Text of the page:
by Rob Lowe
Before I read his autobiography, Stories I Only Tell My Friends, I had already felt like I grew up with him through his classic roles like Sodapop Curtis in The Outsiders and Billy Hicks in St. Elmo’s Fire. Later, he surfaced as Young Number 2 in Austin Powers: The Spy Who Shagged Me, seemingly coming back from nowhere (though the book proved me wrong on that). Then he established a place in my heart as Sam Seaborn, the deputy White House communications director in The West Wing.
So when his book came out, I was intrigued, particularly by the title. I bought it in hardcover as a birthday present for myself because I was too impatient to wait for a copy to be returned to the library. It turns out that the title is right on target. The more you read, the more you feel like you’re part of his inner circle. His stories are often deeply personal while they bring you behind the scenes in everything from his movies to his family life to his love life to his struggle with alcohol and time in rehab to his political adventures.
While he had a powerful drive for success and was continually looking for the next big thing. I gladly found Rob to be humble and well intentioned, even through his greatest moments of insecurity and turmoil. Through the unraveling of his life story, he’s sort of carried through his late teenage years into adulthood by a wave he couldn’t control. His hunger to act grew with each major role he played. With it came a lot more than anyone in their late teens and even 20s would be ready for. Visit his profile on IMDB (Internet Movie Database) and you’ll see a reference to him telling USA Today that he went gray at age 24.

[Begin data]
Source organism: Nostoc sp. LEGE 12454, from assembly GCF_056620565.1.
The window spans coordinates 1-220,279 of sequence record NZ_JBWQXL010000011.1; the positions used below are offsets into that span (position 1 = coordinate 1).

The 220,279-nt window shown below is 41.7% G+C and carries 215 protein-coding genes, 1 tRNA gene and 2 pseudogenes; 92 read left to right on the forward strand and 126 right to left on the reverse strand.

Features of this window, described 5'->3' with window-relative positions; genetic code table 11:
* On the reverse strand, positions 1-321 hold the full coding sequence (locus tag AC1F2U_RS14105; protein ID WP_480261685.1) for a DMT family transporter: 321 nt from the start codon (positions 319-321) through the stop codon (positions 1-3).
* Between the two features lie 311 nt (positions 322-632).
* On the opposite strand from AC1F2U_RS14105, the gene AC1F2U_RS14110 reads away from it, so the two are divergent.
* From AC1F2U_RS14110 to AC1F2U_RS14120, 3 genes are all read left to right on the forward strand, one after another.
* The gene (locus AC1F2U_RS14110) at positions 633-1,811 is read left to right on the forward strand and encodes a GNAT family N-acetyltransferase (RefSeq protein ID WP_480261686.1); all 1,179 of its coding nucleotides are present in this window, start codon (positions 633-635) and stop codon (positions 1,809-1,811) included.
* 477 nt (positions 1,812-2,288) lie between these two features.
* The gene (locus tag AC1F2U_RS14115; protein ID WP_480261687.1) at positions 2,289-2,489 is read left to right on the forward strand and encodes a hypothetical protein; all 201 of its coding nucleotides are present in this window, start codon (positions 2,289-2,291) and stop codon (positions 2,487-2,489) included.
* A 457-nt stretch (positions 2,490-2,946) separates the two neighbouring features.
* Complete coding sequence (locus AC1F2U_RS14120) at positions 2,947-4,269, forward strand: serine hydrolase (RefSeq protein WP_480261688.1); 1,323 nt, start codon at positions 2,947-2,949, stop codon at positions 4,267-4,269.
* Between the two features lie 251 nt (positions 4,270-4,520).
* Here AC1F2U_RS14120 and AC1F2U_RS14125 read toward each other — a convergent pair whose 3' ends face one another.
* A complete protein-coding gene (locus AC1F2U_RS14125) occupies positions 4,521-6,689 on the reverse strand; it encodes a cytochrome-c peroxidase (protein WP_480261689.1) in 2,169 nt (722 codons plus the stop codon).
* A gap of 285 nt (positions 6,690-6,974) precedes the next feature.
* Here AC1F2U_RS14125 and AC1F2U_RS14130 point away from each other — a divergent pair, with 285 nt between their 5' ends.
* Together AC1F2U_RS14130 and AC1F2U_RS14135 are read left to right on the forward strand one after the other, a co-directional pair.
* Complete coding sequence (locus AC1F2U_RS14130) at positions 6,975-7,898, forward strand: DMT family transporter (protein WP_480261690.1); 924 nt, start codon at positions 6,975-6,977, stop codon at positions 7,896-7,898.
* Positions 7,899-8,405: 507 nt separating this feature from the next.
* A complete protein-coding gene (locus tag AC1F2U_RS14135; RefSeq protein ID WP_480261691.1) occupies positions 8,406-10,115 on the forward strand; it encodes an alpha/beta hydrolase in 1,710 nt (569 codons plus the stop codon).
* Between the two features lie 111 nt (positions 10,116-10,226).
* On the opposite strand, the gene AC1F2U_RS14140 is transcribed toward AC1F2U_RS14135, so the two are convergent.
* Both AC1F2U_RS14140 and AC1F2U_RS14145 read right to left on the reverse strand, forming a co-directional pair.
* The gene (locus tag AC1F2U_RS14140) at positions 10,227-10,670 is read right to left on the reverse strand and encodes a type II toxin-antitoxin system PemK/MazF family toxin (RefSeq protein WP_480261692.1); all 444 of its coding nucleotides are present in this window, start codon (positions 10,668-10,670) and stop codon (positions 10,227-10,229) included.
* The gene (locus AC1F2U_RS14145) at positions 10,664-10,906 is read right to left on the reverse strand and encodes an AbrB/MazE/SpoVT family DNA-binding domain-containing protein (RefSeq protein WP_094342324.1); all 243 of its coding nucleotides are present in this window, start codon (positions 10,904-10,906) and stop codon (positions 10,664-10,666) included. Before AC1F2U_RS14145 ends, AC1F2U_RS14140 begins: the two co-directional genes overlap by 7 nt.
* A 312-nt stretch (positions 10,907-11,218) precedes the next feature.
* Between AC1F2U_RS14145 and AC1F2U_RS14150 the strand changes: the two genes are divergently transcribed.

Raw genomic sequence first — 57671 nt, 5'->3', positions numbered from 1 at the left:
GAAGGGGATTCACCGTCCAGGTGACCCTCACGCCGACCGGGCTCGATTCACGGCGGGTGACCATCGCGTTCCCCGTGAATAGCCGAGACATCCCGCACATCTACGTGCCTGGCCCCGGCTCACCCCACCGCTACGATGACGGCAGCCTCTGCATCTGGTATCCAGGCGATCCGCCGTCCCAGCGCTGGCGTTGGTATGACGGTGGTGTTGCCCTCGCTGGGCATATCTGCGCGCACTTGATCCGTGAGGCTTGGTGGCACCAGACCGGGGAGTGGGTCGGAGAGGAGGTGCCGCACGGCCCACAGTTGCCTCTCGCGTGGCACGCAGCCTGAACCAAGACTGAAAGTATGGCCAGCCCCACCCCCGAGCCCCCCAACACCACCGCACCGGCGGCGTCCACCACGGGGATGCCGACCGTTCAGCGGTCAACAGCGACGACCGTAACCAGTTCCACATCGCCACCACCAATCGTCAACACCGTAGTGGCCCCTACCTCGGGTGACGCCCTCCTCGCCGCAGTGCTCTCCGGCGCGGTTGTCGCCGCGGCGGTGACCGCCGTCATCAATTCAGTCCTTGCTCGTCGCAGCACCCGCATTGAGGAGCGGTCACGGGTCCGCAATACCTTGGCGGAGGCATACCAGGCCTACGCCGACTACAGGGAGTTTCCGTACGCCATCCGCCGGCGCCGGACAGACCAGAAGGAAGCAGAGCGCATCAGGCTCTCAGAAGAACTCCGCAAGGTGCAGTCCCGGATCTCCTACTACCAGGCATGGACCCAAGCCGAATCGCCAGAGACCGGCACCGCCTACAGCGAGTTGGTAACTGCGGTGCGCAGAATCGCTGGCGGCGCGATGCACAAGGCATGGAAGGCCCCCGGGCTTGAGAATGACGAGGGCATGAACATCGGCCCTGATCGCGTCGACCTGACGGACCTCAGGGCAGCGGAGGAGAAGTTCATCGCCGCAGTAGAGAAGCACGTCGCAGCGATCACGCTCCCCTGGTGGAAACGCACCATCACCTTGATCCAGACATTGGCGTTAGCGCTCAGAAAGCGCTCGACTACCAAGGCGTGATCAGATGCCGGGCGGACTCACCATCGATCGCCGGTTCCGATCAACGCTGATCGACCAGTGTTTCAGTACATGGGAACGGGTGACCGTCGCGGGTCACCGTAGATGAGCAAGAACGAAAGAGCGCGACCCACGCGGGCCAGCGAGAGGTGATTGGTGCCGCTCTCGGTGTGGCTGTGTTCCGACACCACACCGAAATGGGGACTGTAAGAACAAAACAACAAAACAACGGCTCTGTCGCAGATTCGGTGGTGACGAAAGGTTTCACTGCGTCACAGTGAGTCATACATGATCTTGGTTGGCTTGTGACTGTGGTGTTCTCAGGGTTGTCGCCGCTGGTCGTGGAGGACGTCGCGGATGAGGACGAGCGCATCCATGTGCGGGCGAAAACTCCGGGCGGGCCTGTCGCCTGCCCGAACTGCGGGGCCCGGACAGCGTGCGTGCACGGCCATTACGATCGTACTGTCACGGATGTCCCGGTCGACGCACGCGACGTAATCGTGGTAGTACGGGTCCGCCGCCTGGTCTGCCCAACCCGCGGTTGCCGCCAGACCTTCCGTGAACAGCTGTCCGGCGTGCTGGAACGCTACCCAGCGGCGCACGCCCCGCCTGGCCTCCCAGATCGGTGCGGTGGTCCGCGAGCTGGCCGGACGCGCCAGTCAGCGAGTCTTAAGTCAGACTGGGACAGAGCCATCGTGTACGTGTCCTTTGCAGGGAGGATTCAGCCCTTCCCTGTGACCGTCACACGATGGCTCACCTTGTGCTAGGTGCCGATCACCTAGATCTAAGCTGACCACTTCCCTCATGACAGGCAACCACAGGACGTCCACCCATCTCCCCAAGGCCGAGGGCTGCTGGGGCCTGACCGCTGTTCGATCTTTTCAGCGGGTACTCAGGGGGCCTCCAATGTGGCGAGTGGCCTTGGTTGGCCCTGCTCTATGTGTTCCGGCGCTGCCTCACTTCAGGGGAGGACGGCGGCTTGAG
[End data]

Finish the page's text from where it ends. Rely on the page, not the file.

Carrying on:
What becomes an ongoing element of the book is his insight into other actors, many of whom also got their start in their teenage years, through Rob’s friendships and interactions. From living down the street from the Sheen and Penn families to having lunch with Sara Jessica Parker to running around with the “Brat Pack” to getting reacquainted with Patrick Swayze in Young Blood (years after playing his younger brother in The Outsiders), he continually shares his perspective into Hollywood personalities. It could come off as a bit much (really, you’re going to tout your relationships with everyone?), but his humble voice holds it together. As he gets older and enters into a more of a soul-searching time, his perceptions grow deeper. Through his depiction of his friendship with Mike Myers you see Rob in a different light—one that shows off his humor, intelligence and lightheartedness—and ultimately encourages him to write the book.
What I enjoyed most about his book is that it actually comes from Rob’s voice. It’s written in a style that feels so conversational that it’s like being in a room with him while he’s telling the story. The genuine tone lets you in as a trusted friend and confidante.
Autobiography is a new genre for me, and I had no idea what to expect. Ideally, I think the story should feel like it’s coming from the true persona of the author and make you like that person more or as much as you already did, or at least see that person in a light that derives respect for his/her journey. (It’s got to be a vulnerable experience to put yourself out there like that.) For me, Stories I Only Tell My Friends did all of the above. Each time I watch Rob act as Chris Traeger in his most current role on the TV show Parks and Recreation, I am glad I got to know him better and feel like I am still growing up with him.
—Christine, contributing author